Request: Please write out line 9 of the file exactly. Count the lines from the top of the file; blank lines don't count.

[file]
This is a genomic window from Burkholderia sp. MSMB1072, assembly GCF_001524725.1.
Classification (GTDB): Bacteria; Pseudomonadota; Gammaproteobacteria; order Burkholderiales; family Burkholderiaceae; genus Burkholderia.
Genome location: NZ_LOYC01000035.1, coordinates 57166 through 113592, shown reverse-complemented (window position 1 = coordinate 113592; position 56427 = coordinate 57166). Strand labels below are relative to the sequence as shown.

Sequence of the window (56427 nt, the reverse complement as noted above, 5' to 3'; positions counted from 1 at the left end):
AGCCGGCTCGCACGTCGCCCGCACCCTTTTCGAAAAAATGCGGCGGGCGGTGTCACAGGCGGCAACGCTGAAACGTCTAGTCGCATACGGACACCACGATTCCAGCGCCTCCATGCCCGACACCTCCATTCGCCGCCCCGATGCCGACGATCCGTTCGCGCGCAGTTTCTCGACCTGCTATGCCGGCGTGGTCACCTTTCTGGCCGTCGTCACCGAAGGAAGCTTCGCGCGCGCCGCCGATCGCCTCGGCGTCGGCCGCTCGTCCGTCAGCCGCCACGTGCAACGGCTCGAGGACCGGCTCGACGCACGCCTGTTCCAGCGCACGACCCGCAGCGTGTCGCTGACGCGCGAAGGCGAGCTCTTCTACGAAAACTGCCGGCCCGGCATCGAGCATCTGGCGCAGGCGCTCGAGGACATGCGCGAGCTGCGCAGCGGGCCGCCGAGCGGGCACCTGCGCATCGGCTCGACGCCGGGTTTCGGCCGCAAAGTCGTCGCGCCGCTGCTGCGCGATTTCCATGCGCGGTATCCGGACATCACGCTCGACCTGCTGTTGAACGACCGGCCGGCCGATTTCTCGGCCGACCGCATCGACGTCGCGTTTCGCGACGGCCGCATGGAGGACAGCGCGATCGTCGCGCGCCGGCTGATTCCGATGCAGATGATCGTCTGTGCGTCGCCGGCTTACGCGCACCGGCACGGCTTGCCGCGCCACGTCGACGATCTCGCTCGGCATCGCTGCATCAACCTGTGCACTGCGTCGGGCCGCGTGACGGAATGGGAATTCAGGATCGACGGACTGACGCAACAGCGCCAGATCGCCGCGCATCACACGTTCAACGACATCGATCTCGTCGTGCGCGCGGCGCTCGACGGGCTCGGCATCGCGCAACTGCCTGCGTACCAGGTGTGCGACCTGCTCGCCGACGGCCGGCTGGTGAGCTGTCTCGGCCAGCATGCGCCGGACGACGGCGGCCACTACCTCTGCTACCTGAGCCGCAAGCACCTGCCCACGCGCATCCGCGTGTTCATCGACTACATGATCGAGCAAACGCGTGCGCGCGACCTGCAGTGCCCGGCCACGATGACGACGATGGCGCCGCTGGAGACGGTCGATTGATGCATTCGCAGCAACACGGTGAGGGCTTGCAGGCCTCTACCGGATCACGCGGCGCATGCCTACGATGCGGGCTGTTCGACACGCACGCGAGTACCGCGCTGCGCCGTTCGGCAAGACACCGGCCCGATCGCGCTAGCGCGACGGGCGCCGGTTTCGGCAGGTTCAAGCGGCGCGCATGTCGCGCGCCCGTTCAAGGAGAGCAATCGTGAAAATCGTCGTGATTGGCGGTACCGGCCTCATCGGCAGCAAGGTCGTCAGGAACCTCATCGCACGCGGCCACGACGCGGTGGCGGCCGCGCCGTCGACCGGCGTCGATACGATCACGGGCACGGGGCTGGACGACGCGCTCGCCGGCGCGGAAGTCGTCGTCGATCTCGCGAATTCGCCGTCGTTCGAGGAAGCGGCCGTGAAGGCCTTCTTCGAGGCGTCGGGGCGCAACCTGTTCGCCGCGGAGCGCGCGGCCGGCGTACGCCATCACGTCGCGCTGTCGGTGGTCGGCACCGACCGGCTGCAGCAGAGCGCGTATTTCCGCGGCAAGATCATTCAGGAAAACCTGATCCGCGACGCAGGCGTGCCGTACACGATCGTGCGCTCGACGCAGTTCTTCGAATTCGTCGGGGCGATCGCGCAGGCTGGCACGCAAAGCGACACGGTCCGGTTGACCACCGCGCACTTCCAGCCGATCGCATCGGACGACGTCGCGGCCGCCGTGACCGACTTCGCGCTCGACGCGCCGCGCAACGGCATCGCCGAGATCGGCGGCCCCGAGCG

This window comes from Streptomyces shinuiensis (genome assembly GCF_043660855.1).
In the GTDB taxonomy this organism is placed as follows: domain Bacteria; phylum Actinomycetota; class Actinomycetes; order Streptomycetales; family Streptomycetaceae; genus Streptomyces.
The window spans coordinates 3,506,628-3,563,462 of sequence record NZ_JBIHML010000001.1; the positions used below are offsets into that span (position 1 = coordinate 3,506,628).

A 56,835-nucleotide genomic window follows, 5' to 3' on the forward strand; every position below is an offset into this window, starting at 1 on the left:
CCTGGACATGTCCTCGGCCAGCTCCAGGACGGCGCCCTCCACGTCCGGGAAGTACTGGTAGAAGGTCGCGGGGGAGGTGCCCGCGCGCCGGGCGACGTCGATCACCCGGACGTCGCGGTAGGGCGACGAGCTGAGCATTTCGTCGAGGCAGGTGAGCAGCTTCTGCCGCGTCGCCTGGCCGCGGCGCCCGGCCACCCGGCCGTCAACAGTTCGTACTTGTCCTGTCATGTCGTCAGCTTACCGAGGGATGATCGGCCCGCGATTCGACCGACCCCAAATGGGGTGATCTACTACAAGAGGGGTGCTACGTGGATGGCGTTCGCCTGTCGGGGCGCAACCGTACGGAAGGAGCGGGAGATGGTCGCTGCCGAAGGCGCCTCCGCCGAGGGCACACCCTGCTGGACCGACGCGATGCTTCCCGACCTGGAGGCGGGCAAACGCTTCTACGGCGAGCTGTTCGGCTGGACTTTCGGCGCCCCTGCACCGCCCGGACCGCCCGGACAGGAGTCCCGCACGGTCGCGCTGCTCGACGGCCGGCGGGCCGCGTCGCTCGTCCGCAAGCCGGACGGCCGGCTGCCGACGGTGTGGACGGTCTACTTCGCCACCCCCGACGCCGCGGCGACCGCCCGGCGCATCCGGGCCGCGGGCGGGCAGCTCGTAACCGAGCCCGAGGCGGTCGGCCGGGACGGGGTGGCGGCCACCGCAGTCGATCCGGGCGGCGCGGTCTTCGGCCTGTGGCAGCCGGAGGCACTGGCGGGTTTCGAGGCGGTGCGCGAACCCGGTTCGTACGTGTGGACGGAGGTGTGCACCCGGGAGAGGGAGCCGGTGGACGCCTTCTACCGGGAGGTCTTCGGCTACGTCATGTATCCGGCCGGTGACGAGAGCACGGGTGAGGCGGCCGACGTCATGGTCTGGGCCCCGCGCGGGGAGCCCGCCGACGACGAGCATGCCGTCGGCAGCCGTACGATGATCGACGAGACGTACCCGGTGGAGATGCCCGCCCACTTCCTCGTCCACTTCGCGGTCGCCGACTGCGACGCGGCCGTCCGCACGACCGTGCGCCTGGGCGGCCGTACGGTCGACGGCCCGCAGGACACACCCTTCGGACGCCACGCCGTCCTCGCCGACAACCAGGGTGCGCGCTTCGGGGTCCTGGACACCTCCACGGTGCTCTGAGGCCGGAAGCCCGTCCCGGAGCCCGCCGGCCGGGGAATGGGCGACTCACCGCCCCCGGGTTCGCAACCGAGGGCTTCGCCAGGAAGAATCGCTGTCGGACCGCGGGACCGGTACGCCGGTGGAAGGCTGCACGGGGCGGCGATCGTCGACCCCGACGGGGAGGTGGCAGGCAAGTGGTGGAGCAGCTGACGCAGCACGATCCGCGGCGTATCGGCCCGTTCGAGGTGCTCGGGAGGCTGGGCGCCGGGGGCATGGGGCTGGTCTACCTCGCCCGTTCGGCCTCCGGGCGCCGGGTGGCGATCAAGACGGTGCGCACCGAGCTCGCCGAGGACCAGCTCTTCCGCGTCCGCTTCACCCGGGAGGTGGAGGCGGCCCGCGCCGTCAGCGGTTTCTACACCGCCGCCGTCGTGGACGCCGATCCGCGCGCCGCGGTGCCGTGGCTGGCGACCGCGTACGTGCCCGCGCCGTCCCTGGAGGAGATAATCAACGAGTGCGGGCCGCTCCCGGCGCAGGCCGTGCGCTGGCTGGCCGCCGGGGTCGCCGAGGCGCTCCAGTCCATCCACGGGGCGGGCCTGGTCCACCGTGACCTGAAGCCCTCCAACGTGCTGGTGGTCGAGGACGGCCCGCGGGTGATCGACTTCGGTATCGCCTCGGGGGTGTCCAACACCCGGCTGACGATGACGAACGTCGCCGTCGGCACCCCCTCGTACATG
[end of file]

A 56,835-nucleotide genomic window follows, 5' to 3' on the forward strand; every position below is an offset into this window, starting at 1 on the left: